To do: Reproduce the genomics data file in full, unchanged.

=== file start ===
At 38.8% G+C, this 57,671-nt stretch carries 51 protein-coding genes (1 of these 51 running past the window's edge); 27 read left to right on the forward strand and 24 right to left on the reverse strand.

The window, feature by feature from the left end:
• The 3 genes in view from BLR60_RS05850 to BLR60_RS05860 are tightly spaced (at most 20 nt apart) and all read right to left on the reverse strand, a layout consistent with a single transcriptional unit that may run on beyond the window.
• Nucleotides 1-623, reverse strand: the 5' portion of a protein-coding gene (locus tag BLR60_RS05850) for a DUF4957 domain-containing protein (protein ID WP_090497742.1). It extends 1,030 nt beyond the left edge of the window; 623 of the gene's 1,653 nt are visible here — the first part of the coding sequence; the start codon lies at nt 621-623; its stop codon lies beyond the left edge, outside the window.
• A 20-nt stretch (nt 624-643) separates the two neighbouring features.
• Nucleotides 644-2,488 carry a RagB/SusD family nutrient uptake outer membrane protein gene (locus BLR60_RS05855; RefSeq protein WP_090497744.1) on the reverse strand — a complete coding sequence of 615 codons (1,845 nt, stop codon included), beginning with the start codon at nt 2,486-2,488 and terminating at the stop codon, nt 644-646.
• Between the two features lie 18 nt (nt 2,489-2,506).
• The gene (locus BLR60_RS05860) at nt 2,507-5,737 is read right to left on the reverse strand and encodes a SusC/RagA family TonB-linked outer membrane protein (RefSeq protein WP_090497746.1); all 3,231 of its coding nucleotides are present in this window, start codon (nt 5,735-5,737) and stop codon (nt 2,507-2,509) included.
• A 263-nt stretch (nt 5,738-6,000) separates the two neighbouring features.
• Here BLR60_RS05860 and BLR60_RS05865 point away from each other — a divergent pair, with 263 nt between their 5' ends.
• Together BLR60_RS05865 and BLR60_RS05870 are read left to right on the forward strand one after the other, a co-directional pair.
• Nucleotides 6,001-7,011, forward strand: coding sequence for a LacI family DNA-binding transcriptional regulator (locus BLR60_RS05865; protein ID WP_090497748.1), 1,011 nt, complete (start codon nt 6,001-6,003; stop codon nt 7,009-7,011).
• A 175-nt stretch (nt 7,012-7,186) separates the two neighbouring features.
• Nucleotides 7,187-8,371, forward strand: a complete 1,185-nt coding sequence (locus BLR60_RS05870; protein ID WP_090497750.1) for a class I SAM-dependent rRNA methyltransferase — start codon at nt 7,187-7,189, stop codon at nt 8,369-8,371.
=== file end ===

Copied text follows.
At 38.8% G+C, this 57,671-nt stretch carries 51 protein-coding genes (1 of these 51 running past the window's edge); 27 read left to right on the forward strand and 24 right to left on the reverse strand.

The window, feature by feature from the left end:
• The 3 genes in view from BLR60_RS05850 to BLR60_RS05860 are tightly spaced (at most 20 nt apart) and all read right to left on the reverse strand, a layout consistent with a single transcriptional unit that may run on beyond the window.
• Nucleotides 1-623, reverse strand: the 5' portion of a protein-coding gene (locus tag BLR60_RS05850) for a DUF4957 domain-containing protein (protein ID WP_090497742.1). It extends 1,030 nt beyond the left edge of the window; 623 of the gene's 1,653 nt are visible here — the first part of the coding sequence; the start codon lies at nt 621-623; its stop codon lies beyond the left edge, outside the window.
• A 20-nt stretch (nt 624-643) separates the two neighbouring features.
• Nucleotides 644-2,488 carry a RagB/SusD family nutrient uptake outer membrane protein gene (locus BLR60_RS05855; RefSeq protein WP_090497744.1) on the reverse strand — a complete coding sequence of 615 codons (1,845 nt, stop codon included), beginning with the start codon at nt 2,486-2,488 and terminating at the stop codon, nt 644-646.
• Between the two features lie 18 nt (nt 2,489-2,506).
• The gene (locus BLR60_RS05860) at nt 2,507-5,737 is read right to left on the reverse strand and encodes a SusC/RagA family TonB-linked outer membrane protein (RefSeq protein WP_090497746.1); all 3,231 of its coding nucleotides are present in this window, start codon (nt 5,735-5,737) and stop codon (nt 2,507-2,509) included.
• A 263-nt stretch (nt 5,738-6,000) separates the two neighbouring features.
• Here BLR60_RS05860 and BLR60_RS05865 point away from each other — a divergent pair, with 263 nt between their 5' ends.
• Together BLR60_RS05865 and BLR60_RS05870 are read left to right on the forward strand one after the other, a co-directional pair.
• Nucleotides 6,001-7,011, forward strand: coding sequence for a LacI family DNA-binding transcriptional regulator (locus BLR60_RS05865; protein ID WP_090497748.1), 1,011 nt, complete (start codon nt 6,001-6,003; stop codon nt 7,009-7,011).
• A 175-nt stretch (nt 7,012-7,186) separates the two neighbouring features.
• Nucleotides 7,187-8,371, forward strand: a complete 1,185-nt coding sequence (locus BLR60_RS05870; protein ID WP_090497750.1) for a class I SAM-dependent rRNA methyltransferase — start codon at nt 7,187-7,189, stop codon at nt 8,369-8,371.